I appreciate the occasional well-meaning attempts to find sanitized alternative terms that preserve some of the flavor of the old standards, but sometimes there's just no replacement for le f-mot juste.
The fate of the open Internet now rests in the hands of FCC Chairman Julius Genachowski. The chairman just needs to muster the courage to do right by the millions of Internet users who demand an Internet of, for, and by the people.
Free Press' tactics aren't helpful. As a Democrat, I truly believe that Free Press could be an important progressive voice at the table on how technology can contribute to putting Americans back to work.
The FCC chairman has to recognize the firm hand he holds in having two commissioners supporting him and recognize as well that if political forces want to reverse his decision, so be it. That shouldn't stop him from doing what's best for the American people.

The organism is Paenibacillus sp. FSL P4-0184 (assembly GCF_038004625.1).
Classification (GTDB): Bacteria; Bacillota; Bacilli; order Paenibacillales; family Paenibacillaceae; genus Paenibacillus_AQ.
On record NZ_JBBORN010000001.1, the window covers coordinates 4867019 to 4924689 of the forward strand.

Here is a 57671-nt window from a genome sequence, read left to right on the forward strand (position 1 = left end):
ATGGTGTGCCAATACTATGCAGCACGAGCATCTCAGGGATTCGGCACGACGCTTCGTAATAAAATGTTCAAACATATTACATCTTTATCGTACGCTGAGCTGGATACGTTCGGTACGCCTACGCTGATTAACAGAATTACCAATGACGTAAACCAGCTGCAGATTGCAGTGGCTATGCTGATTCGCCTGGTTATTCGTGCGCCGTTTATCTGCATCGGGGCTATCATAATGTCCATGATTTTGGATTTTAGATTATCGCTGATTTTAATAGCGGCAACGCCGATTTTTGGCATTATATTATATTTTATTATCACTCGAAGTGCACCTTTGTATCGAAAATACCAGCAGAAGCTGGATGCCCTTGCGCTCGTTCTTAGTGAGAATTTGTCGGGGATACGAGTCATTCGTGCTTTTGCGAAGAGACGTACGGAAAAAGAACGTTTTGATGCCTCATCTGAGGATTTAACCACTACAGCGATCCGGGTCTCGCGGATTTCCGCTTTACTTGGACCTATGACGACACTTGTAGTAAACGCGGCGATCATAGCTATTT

It's not too late to turn things around for net neutrality. And Julius Genachowski's legacy as chair of the FCC -- either as a champion of openness or as a toothless bureaucrat -- rests on what he does now.
The whole point of the Internet is that customers choose what they want to do online, and companies, which offer services and features, have the opportunity to supply them. It is not a cable system; it is the "sacred Internet."
We to ensure that the Internet can be open and indifferent to all content. Congress didn't just sit on their hands and hope that just because no one had yet developed Yellowstone it wasn't at risk of such a fate.
You're either for net neutrality, or you're against it. The problem with the middle ground is that it doesn't exist; the search is futile. But that doesn't mean you can't go on searching for it forever.